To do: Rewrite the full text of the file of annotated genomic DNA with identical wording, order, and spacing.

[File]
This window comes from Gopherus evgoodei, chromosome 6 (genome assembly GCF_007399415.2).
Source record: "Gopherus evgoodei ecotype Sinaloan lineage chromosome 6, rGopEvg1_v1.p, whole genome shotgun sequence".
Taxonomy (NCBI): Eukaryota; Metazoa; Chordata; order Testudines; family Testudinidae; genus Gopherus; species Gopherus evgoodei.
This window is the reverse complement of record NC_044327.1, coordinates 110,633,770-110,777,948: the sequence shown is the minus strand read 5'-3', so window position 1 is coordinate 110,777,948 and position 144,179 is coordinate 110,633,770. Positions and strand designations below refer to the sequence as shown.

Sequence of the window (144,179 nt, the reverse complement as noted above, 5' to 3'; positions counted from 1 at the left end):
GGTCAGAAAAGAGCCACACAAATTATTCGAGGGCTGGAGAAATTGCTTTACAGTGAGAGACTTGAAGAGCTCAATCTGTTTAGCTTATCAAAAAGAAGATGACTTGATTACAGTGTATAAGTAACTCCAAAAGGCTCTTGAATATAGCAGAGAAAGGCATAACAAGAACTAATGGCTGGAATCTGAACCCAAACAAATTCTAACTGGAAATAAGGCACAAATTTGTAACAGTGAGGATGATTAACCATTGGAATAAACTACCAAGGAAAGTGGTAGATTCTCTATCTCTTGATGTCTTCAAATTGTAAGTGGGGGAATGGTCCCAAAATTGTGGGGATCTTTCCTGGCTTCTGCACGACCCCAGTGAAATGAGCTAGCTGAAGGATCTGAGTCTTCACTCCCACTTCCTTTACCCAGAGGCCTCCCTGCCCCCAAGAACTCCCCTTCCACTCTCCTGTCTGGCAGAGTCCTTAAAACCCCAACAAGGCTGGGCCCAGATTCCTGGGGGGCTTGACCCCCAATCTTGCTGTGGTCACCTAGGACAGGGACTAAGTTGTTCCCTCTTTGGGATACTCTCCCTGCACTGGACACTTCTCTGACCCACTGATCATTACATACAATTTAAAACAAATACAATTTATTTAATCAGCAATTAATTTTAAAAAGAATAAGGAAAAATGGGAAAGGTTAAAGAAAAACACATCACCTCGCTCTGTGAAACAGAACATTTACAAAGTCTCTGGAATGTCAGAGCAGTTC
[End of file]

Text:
This window comes from Gopherus evgoodei, chromosome 6 (genome assembly GCF_007399415.2).
Source record: "Gopherus evgoodei ecotype Sinaloan lineage chromosome 6, rGopEvg1_v1.p, whole genome shotgun sequence".
Taxonomy (NCBI): Eukaryota; Metazoa; Chordata; order Testudines; family Testudinidae; genus Gopherus; species Gopherus evgoodei.
This window is the reverse complement of record NC_044327.1, coordinates 110,633,770-110,777,948: the sequence shown is the minus strand read 5'-3', so window position 1 is coordinate 110,777,948 and position 144,179 is coordinate 110,633,770. Positions and strand designations below refer to the sequence as shown.

Sequence of the window (144,179 nt, the reverse complement as noted above, 5' to 3'; positions counted from 1 at the left end):
GGTCAGAAAAGAGCCACACAAATTATTCGAGGGCTGGAGAAATTGCTTTACAGTGAGAGACTTGAAGAGCTCAATCTGTTTAGCTTATCAAAAAGAAGATGACTTGATTACAGTGTATAAGTAACTCCAAAAGGCTCTTGAATATAGCAGAGAAAGGCATAACAAGAACTAATGGCTGGAATCTGAACCCAAACAAATTCTAACTGGAAATAAGGCACAAATTTGTAACAGTGAGGATGATTAACCATTGGAATAAACTACCAAGGAAAGTGGTAGATTCTCTATCTCTTGATGTCTTCAAATTGTAAGTGGGGGAATGGTCCCAAAATTGTGGGGATCTTTCCTGGCTTCTGCACGACCCCAGTGAAATGAGCTAGCTGAAGGATCTGAGTCTTCACTCCCACTTCCTTTACCCAGAGGCCTCCCTGCCCCCAAGAACTCCCCTTCCACTCTCCTGTCTGGCAGAGTCCTTAAAACCCCAACAAGGCTGGGCCCAGATTCCTGGGGGGCTTGACCCCCAATCTTGCTGTGGTCACCTAGGACAGGGACTAAGTTGTTCCCTCTTTGGGATACTCTCCCTGCACTGGACACTTCTCTGACCCACTGATCATTACATACAATTTAAAACAAATACAATTTATTTAATCAGCAATTAATTTTAAAAAGAATAAGGAAAAATGGGAAAGGTTAAAGAAAAACACATCACCTCGCTCTGTGAAACAGAACATTTACAAAGTCTCTGGAATGTCAGAGCAGTTC